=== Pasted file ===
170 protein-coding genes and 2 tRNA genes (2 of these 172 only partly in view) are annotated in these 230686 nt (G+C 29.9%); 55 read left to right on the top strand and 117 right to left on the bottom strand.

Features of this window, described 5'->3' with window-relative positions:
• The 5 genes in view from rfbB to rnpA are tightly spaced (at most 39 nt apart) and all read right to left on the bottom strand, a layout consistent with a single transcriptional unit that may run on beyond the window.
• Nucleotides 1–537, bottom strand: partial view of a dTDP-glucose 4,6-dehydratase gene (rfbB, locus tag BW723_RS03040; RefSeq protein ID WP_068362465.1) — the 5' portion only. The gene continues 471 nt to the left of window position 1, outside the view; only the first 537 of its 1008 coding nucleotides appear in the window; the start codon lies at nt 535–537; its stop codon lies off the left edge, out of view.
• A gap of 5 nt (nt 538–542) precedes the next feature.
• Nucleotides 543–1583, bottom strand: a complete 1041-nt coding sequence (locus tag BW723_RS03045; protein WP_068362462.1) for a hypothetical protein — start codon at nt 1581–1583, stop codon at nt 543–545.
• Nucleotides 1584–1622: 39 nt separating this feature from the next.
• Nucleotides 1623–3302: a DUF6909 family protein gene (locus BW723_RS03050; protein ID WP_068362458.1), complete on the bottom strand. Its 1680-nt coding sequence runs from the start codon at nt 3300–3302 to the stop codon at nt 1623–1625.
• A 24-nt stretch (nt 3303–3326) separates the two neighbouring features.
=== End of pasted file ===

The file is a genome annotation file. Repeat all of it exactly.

170 protein-coding genes and 2 tRNA genes (2 of these 172 only partly in view) are annotated in these 230686 nt (G+C 29.9%); 55 read left to right on the top strand and 117 right to left on the bottom strand.

Features of this window, described 5'->3' with window-relative positions:
• The 5 genes in view from rfbB to rnpA are tightly spaced (at most 39 nt apart) and all read right to left on the bottom strand, a layout consistent with a single transcriptional unit that may run on beyond the window.
• Nucleotides 1–537, bottom strand: partial view of a dTDP-glucose 4,6-dehydratase gene (rfbB, locus tag BW723_RS03040; RefSeq protein ID WP_068362465.1) — the 5' portion only. The gene continues 471 nt to the left of window position 1, outside the view; only the first 537 of its 1008 coding nucleotides appear in the window; the start codon lies at nt 535–537; its stop codon lies off the left edge, out of view.
• A gap of 5 nt (nt 538–542) precedes the next feature.
• Nucleotides 543–1583, bottom strand: a complete 1041-nt coding sequence (locus tag BW723_RS03045; protein WP_068362462.1) for a hypothetical protein — start codon at nt 1581–1583, stop codon at nt 543–545.
• Nucleotides 1584–1622: 39 nt separating this feature from the next.
• Nucleotides 1623–3302: a DUF6909 family protein gene (locus BW723_RS03050; protein ID WP_068362458.1), complete on the bottom strand. Its 1680-nt coding sequence runs from the start codon at nt 3300–3302 to the stop codon at nt 1623–1625.
• A 24-nt stretch (nt 3303–3326) separates the two neighbouring features.